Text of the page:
We have known you to organize Satsangs on a regular basis and we understand you have started a spiritual center. Can you expand a little bit on this?
Yes, my girlfriend and I started an ashram recently. Ashrams originated in India. An ashram is a cultural historic place where one can receive the wisdom of the teacher and deepen spirituality and awareness. It is a place where one can practice Buddhism. People who are interested in enlightenment can visit and deepen their spiritual journey. I am a practitioner of the Advaita Vendanta tradition that is fundamentally based on the non-duality principle. Why not start an ashram here in Curaçao? Twenty years ago there was no where I could go. So, we felt that this was the time to offer those on their path to spiritual enlightenment, a place where they can go and be.
Visit and have a look around.

I have been on my spiritual journey since the year 2010. After all these years I realized that I didn’t have any questions left in my spiritual journey, and it took quite some time before I started to share my knowledge of Zen and Advaita Vedanta and I started organizing Satsangs which literally means “to be close to the truth”, and is a reflection on our true nature.

We started in August with our retreats, offering introduction retreats to Zen Buddhism and Advaita Vedanta. The program includes meditation, shared meals, alone time and of course the main ingredient the Satsangs. Besides the retreats, we are open to those invested in their spiritual path. Ashram Curaçao is located on the premises of Dinah Veeris’s Herb Garden. We were looking for a place in the area of Fuik, so we went to see Dinah. After presenting our idea with her, she offered us to start the ashram there and it is indeed an excellent place for the ashram. There are apartments available and by teaming up we are making full use of the potential of this venue. We recently planted a mini-food forest where we grow herbs, vegetables and fruit.

You are also involved in filming, as it is also your passion. Could you expand a little bit on this part of your life?
The filming has been something totally separate from the spiritual side of me. I have kept them separately on purpose. the film industry is all about outward appearances. While self-reflection and spiritual exploration is an inside job. For many people, this is hard to grasp. I was doing the Satsangs on the side.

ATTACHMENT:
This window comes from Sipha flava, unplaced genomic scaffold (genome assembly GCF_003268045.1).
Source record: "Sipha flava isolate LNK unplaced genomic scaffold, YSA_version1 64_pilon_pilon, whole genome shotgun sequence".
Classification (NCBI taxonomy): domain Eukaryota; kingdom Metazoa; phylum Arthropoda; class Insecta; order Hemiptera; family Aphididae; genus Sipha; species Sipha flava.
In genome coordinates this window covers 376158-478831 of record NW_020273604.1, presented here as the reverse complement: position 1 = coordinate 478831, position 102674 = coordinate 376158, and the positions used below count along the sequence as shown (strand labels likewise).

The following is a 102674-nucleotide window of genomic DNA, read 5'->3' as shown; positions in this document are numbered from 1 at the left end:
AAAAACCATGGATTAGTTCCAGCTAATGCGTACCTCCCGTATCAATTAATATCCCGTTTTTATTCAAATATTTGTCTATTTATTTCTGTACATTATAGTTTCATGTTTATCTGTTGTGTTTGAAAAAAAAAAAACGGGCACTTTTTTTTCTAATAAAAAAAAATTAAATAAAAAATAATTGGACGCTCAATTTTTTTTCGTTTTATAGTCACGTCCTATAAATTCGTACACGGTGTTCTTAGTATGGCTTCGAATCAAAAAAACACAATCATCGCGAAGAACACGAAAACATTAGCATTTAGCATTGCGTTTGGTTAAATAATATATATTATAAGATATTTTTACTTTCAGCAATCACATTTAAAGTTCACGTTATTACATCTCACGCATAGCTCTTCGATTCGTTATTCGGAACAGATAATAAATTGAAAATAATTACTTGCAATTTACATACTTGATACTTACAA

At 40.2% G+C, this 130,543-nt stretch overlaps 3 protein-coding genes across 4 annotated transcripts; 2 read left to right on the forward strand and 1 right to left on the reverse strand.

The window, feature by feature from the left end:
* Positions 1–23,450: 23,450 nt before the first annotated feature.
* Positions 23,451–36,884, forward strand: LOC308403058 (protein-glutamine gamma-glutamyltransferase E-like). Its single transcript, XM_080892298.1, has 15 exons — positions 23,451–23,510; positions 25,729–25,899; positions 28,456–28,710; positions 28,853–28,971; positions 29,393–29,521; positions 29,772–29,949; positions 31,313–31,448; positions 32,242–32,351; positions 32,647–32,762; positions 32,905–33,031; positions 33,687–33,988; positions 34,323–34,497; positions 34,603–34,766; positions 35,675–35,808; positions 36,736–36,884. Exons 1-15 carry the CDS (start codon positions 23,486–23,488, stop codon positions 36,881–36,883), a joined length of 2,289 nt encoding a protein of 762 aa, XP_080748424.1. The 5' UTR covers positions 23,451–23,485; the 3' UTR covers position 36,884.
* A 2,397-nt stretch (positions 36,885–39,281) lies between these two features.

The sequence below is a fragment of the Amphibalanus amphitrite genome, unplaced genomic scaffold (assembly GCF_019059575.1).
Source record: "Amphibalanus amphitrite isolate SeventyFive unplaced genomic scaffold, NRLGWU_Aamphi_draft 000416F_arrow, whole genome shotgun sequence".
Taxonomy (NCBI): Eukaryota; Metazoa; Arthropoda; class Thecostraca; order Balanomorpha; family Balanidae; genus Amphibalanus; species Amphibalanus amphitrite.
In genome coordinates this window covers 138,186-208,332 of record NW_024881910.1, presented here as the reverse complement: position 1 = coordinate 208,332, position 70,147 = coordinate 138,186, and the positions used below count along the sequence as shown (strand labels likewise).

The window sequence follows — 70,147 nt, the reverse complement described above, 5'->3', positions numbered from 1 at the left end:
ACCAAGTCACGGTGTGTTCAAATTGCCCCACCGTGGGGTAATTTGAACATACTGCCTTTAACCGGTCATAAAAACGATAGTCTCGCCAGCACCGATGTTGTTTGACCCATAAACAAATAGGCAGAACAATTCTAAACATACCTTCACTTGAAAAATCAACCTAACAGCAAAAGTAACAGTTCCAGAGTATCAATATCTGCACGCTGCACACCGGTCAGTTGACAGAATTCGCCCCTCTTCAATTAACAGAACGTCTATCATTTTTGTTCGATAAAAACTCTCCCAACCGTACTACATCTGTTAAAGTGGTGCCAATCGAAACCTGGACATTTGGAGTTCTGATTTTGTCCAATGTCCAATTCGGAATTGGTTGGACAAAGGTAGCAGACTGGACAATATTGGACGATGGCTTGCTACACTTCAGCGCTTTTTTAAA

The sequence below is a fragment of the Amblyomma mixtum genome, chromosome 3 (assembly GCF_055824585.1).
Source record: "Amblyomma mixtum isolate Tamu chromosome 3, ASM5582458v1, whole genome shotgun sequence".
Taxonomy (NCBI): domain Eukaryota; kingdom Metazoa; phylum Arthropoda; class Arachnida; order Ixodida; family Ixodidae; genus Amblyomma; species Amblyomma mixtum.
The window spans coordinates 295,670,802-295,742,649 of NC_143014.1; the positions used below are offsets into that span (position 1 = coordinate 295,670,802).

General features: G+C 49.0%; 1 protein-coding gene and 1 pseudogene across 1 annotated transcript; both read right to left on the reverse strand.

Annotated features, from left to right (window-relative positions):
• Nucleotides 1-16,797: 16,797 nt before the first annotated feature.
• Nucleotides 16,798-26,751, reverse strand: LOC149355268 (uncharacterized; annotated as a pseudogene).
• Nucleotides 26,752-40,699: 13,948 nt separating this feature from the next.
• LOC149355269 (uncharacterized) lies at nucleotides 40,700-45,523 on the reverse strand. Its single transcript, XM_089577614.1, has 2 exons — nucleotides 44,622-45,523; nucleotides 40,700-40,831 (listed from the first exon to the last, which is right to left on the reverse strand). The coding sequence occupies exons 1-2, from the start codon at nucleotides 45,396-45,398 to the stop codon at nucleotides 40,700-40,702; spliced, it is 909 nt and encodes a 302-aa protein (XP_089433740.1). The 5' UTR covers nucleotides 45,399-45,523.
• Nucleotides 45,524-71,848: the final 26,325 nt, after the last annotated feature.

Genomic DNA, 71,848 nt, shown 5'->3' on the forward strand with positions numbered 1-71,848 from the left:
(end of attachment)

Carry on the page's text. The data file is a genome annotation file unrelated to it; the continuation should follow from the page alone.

In the beginning, we had 5 to 10 people attending our Satsangs in Advaita Vendata. I was offering this to people who were looking for answers. The past years I came more in the open with the Satsangs. I also started coaching people. I have noticed a growth in consciousness. People are trying to find and discover themselves, as they feel alienated from a society that is so focused on external things in live. So this was the moment to start with the Ashram. Covid -19 has made people aware of restlessness that was already there. A lot of people have mental issues and they are looking for mental stability and more inner peace. The demand for this is growing and the taboo on this subject matter is being broken as we speak. 20 years ago you were hesitant to share that you were meditating and/or doing yoga. Nowadays, companies offer this to their employees and everybody is doing it in the morning.

Spiritual awareness is growing because there is a bigger need for it. This we notice at the Ashram also, as there is a lot of interest for it. Not necessary for the philosophical side of it but just the place where they can go for their inner peace.

The flipside of the corona crisis is that the artistic world in the world has collapsed. My income out of filming has lowered to around 10 to 20% of what I was earning before the corona crisis.

I have noticed that when things are moving forward and there is prosperity on the outside everything seems to work and if there is a crisis everything collapses. We have experienced such a prosperous era in the past 100 years and now we have to be aware that the coming 100 years, there will be more crises like the corona crisis and that we will have to deal with one way or the other.